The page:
Health & Medicine

Lyme Disease in Winter: If You Can See Mud...

Mar 3, 2016

One of the nice things about winter? You can go for a walk in the woods and not be besieged by insects.  But not all bugs are dormant during the cold months.  As soon as the ground temperature gets above freezing, the tick that carries Lyme disease becomes active.  If you can see mud, there could be hungry deer ticks out looking for lunch. 

Anne Zajac is professor of parasitology at Virginia Tech.  Her specialty is studying earthworms, but a couple of strange discoveries soon had her doing a ground breaking scientific field study about a different species.

A fight to get access to lifesaving medication enters its second year at the state capitol.  It may be an uphill battle in this conservative state-- because the medication is derived from marijuana.

Last year, Virginia passed a law allowing Beth Collins to give her teenaged daughter, who suffers from severe epilepsy, the one substance that’s successfully treated her seizures -- an oil that comes from marijuana.

“I put it in a tiny dropper, put it under her tongue. Three times a day, she doesn’t like the taste, but it works,” said Collins.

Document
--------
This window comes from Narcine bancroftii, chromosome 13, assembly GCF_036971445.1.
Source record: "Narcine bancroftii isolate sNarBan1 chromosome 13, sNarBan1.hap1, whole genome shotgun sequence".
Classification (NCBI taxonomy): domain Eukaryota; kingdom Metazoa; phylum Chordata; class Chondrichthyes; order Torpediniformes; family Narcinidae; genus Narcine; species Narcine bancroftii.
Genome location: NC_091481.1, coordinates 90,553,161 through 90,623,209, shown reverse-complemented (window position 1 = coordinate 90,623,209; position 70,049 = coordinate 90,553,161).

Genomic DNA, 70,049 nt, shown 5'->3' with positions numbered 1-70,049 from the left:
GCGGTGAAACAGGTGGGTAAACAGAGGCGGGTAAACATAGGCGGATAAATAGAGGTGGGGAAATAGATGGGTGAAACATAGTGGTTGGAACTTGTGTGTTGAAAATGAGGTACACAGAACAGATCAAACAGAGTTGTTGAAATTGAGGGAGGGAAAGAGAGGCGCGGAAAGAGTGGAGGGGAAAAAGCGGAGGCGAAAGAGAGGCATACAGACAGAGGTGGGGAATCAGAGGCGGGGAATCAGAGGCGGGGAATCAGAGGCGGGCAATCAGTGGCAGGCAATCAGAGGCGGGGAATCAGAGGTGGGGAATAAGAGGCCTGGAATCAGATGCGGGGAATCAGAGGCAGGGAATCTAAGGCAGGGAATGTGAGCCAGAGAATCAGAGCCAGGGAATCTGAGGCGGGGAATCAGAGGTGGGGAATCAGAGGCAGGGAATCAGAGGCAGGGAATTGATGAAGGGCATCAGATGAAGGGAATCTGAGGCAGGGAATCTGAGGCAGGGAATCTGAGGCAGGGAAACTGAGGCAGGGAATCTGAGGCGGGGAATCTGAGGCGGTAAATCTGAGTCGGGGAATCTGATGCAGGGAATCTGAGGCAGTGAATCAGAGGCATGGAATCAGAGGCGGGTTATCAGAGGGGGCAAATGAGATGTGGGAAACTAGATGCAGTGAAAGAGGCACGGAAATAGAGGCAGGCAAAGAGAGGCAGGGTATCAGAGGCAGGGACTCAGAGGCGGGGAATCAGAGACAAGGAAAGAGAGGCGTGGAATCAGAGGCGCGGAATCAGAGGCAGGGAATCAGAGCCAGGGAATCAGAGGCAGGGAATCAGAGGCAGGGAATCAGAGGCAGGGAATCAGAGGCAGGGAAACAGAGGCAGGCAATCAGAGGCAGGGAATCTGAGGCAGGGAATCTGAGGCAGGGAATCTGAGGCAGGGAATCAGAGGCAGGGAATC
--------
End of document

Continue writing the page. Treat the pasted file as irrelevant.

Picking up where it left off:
Marc Edwards

The drinking water expert from Virginia Tech, who first uncovered the lead contamination in Flint Michigan’s water supply, will lead ongoing testing of the water there. 

Flint Mayor Karen Weaver has commissioned Marc Edwards, a professor of environmental engineering at Virginia Tech, to pick up where he left off and continue monitoring the water after he first detected the problem last year.

A line in this year’s Virginia state budget calls for the shuttering of two psychiatric hospitals in southwestern Virginia.  But some are calling for them to remain open at a time when recent events have spotlighted the urgent need for more mental health services, not fewer.

Governor Terry McAuliffe’s budget proposal would provide $1 million to cover the costs of shutting down two psychiatric hospitals in southern Virginia.  The plan raised an outcry at a time when it’s becoming clear that there’s already a lack of sufficient beds for people in psychological crises in the state.

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With all the gift-giving this time of year, it’s important to know you’re not giving a child a toy that might be dangerous.  Scientists at Virginia Tech have come up with a new way to flag potential toy hazards before they cause injuries. 

These days there’s no shortage of product reviews out there.  In fact there are too many for consumers to actually comb through. Now a technique for mining those product reviews, invented at Virginia Tech’s Pamplin School of Business to examine car safety, is now being applied to children’s toys.

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